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Fiction Friday 7

Click here to see the previous entry for the story line of Peter, Char, and Donquio. There are clarity changes I would do to it now, but alas, so it is.

When the twilight had deepened into dark night and the first sister moon peered over the trees, Peter was confident that the Kuzdu had chosen not to follow them at night. He silently thanked his God for that, then looked to his next course.

The forest path brought Peter and the two other clerics to a small stream. Only the locals who hunted often would know that if, rather than crossing it, you followed it upstream a short distance you would come to another sparse path into a wilder part. Peter considered the option. The footing was sure enough for the horse, but would be difficult with the cart. It would slow them down quite a bit, and he wasn’t sure how well it would throw the Kuzdu off. Kuzdu were not well known for their tracking ability, but they did use dogs. For a short distance after the stream crossing, the main path was well worn and recent passage would be difficult to determine, but it soon forked off into several smaller trails, that were difficult to navigate unless one was familiar with the forest.

Chars gestured across, “If I cross here and travel up for a while then back track and return to you, we may distract them.”

“If they don’t use their eyes,” said Donquio.

“They are overconfident right now,” said Chars.

“But they’ll soon become frustrated and angry,” Peter replied, “and that will serve us as well. They have few men to spare in a search for us while they subdue the town,” Peter’s stomach twisted again at the words. Family and friends, all of them now lost to the barbarian conquerors. He choked and paused, then finally continued in croaking words, “Morning will bring a strong search party. We must make our path complicated to the point of impossibility. At the very least, this will split them up.”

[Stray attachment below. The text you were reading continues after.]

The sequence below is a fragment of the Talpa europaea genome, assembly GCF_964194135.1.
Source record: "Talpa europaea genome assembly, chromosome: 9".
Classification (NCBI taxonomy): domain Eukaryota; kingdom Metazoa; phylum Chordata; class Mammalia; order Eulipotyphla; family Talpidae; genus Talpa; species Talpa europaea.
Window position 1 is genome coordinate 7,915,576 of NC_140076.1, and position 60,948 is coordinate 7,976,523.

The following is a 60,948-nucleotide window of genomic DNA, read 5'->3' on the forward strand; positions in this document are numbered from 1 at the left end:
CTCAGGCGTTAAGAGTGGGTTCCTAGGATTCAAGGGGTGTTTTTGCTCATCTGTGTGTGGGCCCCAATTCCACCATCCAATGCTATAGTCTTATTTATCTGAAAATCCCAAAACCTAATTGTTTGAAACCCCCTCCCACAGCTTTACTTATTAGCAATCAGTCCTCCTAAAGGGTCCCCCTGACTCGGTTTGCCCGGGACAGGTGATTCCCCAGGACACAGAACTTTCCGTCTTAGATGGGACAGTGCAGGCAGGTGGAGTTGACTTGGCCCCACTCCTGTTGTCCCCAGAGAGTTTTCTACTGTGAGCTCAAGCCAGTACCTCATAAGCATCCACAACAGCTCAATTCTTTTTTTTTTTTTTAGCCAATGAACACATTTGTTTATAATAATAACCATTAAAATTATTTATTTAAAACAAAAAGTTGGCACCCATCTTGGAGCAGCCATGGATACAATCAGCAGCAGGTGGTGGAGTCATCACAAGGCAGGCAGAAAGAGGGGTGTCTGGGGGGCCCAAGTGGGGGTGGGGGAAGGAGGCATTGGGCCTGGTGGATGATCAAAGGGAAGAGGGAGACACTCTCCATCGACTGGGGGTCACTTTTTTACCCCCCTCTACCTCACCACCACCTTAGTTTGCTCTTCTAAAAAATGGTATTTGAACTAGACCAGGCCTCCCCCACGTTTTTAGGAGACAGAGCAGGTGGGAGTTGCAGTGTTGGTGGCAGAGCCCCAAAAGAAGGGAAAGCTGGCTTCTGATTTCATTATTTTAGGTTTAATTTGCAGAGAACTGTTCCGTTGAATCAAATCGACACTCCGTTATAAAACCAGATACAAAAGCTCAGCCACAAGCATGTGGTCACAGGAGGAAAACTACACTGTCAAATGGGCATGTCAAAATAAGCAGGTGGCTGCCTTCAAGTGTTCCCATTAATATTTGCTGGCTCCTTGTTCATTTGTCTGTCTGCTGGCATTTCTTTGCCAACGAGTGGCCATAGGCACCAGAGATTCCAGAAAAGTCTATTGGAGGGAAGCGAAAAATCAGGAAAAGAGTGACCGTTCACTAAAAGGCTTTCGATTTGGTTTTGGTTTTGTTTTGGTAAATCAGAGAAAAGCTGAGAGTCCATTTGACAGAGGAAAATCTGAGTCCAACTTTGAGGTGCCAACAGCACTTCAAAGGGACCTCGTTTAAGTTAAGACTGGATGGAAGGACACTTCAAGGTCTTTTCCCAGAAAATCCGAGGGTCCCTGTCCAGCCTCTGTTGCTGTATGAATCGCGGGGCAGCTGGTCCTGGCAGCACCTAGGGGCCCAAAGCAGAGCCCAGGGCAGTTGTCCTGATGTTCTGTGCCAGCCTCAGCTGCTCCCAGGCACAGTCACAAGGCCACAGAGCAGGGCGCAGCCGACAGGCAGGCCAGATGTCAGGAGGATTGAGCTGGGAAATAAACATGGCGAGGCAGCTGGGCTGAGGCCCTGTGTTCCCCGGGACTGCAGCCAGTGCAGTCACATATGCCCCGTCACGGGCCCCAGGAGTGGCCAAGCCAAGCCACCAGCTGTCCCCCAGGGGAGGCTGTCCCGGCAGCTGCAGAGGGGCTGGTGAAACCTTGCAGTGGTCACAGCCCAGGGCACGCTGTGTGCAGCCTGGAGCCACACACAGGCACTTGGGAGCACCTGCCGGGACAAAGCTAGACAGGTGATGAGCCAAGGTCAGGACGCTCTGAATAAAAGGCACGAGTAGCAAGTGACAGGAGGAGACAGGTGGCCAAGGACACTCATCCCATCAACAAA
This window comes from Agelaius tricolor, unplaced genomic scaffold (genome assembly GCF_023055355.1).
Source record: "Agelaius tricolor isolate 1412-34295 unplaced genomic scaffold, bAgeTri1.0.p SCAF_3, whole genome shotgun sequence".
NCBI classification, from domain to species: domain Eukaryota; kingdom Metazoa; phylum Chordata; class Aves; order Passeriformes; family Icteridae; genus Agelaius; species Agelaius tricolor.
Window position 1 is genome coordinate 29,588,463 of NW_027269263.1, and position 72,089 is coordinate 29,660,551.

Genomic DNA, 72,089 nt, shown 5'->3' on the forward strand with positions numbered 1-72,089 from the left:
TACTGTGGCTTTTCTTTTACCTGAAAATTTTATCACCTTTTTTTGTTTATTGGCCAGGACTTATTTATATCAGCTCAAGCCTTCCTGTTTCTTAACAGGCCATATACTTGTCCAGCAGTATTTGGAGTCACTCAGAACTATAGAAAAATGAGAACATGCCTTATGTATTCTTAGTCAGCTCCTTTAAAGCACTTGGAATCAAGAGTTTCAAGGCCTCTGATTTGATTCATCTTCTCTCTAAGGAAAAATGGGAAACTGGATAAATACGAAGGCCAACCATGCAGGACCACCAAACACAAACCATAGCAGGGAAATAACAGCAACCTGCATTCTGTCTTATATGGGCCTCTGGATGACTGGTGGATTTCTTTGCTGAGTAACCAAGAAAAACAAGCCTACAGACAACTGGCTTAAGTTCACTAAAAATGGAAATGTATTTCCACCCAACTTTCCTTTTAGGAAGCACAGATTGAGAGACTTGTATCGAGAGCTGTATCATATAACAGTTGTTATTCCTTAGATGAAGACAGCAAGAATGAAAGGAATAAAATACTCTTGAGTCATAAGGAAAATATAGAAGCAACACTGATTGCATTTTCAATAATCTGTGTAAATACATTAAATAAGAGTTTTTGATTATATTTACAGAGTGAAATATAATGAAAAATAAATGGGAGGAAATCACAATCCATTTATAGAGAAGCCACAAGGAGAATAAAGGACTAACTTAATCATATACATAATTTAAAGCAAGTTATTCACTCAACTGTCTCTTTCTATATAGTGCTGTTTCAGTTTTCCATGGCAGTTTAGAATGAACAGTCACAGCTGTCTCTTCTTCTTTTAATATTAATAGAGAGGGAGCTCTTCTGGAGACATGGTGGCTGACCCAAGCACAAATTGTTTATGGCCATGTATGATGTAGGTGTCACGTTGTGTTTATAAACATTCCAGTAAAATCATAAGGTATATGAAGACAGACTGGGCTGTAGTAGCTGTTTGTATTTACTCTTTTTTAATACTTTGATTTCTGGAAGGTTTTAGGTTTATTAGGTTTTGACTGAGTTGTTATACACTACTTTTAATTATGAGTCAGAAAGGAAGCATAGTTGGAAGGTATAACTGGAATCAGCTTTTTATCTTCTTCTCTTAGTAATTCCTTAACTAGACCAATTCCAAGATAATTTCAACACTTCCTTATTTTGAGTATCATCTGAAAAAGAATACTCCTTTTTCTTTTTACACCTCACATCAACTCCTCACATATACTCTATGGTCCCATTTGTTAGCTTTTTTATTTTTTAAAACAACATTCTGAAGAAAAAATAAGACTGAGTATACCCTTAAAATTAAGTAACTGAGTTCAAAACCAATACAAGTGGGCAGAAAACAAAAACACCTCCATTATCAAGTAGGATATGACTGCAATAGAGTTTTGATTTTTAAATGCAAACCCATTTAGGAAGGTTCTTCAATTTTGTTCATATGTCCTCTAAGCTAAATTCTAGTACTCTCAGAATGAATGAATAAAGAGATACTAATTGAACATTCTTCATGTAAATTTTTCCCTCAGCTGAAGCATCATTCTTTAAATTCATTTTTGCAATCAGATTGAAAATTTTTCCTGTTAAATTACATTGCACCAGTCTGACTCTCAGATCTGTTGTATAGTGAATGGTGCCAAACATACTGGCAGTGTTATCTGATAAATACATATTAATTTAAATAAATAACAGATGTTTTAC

“Go down the main path until the second sister appears among the tops of the trees, then take one of the offshoots until she rises just above them, and then return to us back the way you came. The cart will slow us down a great deal on the stream. We will meet you on the bank.”

Chars put his hand on Peter’s shoulder, his eyes solemn with the sorrow they all felt. He clapped once on the shoulder, nodded and then turned back to cross the stream.

Peter and Donquio watched a few short moments. Their task now was to get the cart over the rocky bottom of the stream. As experience had shown, the horse was easily able to navigate over the smaller but well packed stones, but the cart’s wheels often rutted into the rocks. Through the whole ordeal, Donquio remained silent and sullen. Grief had a hold on them, a burden that dragged at them more than the cart, which they often had to heave out of the stream’s bed. But the fear was stronger, prodding them almost as if the whip was Peter often looked back, cringing at the clammer of the passage that would be easy to hear over the gurgle of the stream. They would hardly be able to hear any pursuers that could be tracking them.

The first sister was well above the trees and the second sister nearly above them herself when Peter and Donquio finally got to the trail leading off the stream. They pulled the cart out of the water and unhitched the horse for a short rest until Chars joined them. Dismay still dogged them, and now they both watched anxiously down the water’s passage through the trees for their companion.

“He’ll been here soon,” said a woman’s voice behind them.

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